FCG International Award for Thought and Humanities 2004:  Somaly Mam


“For the dedication in her career on behalf of women’s rights in dramatic circumstances that involve taking serious personal risks; in her fight against sexual exploitation that degrades human dignity; and for her work in favour of justice in the name of liberty and the right to a life worth living”.

According to the jury that met in Valladolid on July 12, 2004, chaired by, Mr. Alejandro Royo Villanova y Payá, President of “El Norte de Castilla”; and made up by the following members; Mr. Santiago Alonso Paniagua, Managing Director of the daily publication ABC; Mr. Miguel Ángel Cortés Martín, former Secretary of State of the International Cooperation and for Latin America; Mr. Félix Lázaro Lázaro, Journalist and Communications Director of Caja Duero; Mr. Benigno Pendás García; Professor of Political Theory of the University Complutense.


 Somaly Mam - Biography

 Somaly Mam (1970 Mondolkiri) native from the ethnic minority Phnong, of Cambodia, was sold as a slave various times and obligated to be a prostitute. During the regimen of Jermeres Rojos, she lived in the forest. In the 80’s she was trained to be a midwife and she worked, for two years, in very dangerous areas due to the war.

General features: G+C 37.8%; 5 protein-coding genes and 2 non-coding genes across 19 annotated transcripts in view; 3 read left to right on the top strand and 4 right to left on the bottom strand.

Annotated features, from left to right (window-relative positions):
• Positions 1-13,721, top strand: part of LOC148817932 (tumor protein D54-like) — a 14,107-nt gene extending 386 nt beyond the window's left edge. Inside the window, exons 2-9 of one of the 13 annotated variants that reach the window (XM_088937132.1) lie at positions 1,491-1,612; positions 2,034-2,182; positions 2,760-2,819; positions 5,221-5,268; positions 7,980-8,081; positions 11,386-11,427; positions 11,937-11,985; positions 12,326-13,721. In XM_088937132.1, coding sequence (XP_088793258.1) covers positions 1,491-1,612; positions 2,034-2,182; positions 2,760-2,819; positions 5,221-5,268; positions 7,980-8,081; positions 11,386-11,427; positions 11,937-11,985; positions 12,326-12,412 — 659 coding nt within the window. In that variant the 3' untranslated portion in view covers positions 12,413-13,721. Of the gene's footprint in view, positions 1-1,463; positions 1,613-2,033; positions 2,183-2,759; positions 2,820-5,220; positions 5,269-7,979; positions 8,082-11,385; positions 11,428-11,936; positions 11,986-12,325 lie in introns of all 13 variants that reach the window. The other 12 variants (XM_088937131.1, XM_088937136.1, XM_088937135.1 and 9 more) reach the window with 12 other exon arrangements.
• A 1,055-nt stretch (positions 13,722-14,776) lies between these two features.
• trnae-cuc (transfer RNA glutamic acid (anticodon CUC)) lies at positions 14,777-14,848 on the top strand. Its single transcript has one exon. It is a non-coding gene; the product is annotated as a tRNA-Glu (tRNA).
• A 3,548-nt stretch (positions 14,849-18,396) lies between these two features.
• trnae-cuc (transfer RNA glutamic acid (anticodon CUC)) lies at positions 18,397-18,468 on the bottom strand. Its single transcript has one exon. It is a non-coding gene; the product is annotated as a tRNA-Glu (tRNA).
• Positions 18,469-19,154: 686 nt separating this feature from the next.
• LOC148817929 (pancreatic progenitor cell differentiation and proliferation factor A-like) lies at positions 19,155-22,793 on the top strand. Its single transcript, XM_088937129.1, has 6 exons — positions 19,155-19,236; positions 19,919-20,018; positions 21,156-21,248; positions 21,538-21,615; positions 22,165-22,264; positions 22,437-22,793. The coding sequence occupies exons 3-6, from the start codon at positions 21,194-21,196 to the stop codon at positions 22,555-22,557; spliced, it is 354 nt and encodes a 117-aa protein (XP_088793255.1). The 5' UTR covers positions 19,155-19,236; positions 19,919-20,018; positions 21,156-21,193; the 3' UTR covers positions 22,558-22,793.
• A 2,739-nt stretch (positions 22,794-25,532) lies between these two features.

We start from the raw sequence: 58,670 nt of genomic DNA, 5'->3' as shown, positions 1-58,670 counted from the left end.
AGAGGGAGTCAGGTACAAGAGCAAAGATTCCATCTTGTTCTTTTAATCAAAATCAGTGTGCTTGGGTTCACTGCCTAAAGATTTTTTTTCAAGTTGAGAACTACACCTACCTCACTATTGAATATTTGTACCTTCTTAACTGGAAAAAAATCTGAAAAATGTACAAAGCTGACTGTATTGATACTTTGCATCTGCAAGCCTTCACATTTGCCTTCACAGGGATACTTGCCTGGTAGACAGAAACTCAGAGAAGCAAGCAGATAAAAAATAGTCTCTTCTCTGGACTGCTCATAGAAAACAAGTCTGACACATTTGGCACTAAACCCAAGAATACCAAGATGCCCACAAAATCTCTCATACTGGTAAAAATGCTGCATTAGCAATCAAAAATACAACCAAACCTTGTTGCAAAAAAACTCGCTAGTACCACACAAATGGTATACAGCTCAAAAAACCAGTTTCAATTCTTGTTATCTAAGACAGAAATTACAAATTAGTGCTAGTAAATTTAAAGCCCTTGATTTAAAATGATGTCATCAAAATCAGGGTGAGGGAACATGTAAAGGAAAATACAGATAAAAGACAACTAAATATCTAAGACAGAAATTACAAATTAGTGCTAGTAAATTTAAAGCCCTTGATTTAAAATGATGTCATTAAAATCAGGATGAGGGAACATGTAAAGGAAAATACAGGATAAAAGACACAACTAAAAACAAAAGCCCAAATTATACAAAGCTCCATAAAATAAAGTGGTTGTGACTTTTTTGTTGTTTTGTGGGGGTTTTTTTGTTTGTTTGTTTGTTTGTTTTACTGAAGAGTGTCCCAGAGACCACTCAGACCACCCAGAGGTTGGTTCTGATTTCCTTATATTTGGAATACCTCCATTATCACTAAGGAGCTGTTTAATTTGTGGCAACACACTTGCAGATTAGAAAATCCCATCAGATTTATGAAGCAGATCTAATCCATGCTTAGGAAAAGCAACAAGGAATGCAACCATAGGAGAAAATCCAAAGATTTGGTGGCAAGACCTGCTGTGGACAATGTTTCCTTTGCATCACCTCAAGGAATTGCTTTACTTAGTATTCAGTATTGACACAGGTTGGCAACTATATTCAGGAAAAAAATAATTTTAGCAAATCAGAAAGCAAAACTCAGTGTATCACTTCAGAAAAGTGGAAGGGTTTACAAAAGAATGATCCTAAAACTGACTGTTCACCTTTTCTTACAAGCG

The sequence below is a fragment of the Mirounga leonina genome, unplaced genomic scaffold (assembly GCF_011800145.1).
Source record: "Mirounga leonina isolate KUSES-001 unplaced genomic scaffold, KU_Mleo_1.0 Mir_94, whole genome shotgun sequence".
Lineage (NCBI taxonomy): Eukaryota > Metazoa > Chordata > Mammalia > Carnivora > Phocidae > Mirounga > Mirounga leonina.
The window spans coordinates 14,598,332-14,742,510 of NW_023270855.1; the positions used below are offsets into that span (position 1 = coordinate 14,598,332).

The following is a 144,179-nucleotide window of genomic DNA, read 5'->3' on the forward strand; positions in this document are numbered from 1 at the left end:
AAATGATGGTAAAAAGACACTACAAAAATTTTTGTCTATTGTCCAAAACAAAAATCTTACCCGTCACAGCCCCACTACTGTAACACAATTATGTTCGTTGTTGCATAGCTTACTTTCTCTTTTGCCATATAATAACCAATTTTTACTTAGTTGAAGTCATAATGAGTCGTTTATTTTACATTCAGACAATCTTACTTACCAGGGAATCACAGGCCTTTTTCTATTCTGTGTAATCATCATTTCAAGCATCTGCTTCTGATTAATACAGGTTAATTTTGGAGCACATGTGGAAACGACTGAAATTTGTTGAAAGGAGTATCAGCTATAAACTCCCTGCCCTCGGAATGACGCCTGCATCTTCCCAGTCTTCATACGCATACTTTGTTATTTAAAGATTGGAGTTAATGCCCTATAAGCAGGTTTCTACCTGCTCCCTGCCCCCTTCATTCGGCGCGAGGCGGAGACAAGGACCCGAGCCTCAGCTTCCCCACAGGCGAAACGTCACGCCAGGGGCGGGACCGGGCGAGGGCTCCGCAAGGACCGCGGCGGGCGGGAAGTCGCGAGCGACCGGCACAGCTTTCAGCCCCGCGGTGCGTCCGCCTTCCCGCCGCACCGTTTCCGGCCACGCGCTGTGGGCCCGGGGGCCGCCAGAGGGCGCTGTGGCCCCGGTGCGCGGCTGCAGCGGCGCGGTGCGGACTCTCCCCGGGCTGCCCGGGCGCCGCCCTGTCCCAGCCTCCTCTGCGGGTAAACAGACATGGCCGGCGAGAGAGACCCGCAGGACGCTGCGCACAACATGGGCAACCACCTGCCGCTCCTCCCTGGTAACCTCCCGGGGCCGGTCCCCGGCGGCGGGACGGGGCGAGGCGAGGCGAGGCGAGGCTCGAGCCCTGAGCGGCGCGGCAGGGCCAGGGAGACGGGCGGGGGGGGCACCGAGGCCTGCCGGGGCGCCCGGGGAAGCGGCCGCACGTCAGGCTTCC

In 1991, she was able to escape the brothels of Phnon Penh and began to work, voluntarily, helping women from the brothels. She got married, and in 1993 she went to France, where she studied the French language.

In 1995 she returned to her country on a mission of Medicos sin Fronteras working on campaigns for AIDS prevention in high risk groups, focusing her work on the lifestyles and working conditions of sexually exploited girls. The following year, she founded (and has since presided) the association AFESIP “Acting for Women in Distressing Situations”. In 1997, she was named the Vice President first, and then President, of ECPAT (End Child Prostitution And Trafficking) in Cambodia. After an intense fight against prostitution, in 1998 she was forced to move to France, due to the death threats that she constantly received, and from there she continued to develop her fight “against modern slavery”.

That same year she received the Principe de Asturias Award for International Cooperation, together with Rigoberta Menchú, Graça Machel-Mandela, Fatiha Budiaf, Fatana Ishaq Gailani, Olayinka Koso-Thomas and Enma Bonino. In 1999 she was elected to be the President of the Confederation of Women’s Organizations in the region of ASEAN.

Despite the death threats, she returned to Cambodia, where she currently lives with her husband and children, to continue in her fight against the sexual exploitation of women and children.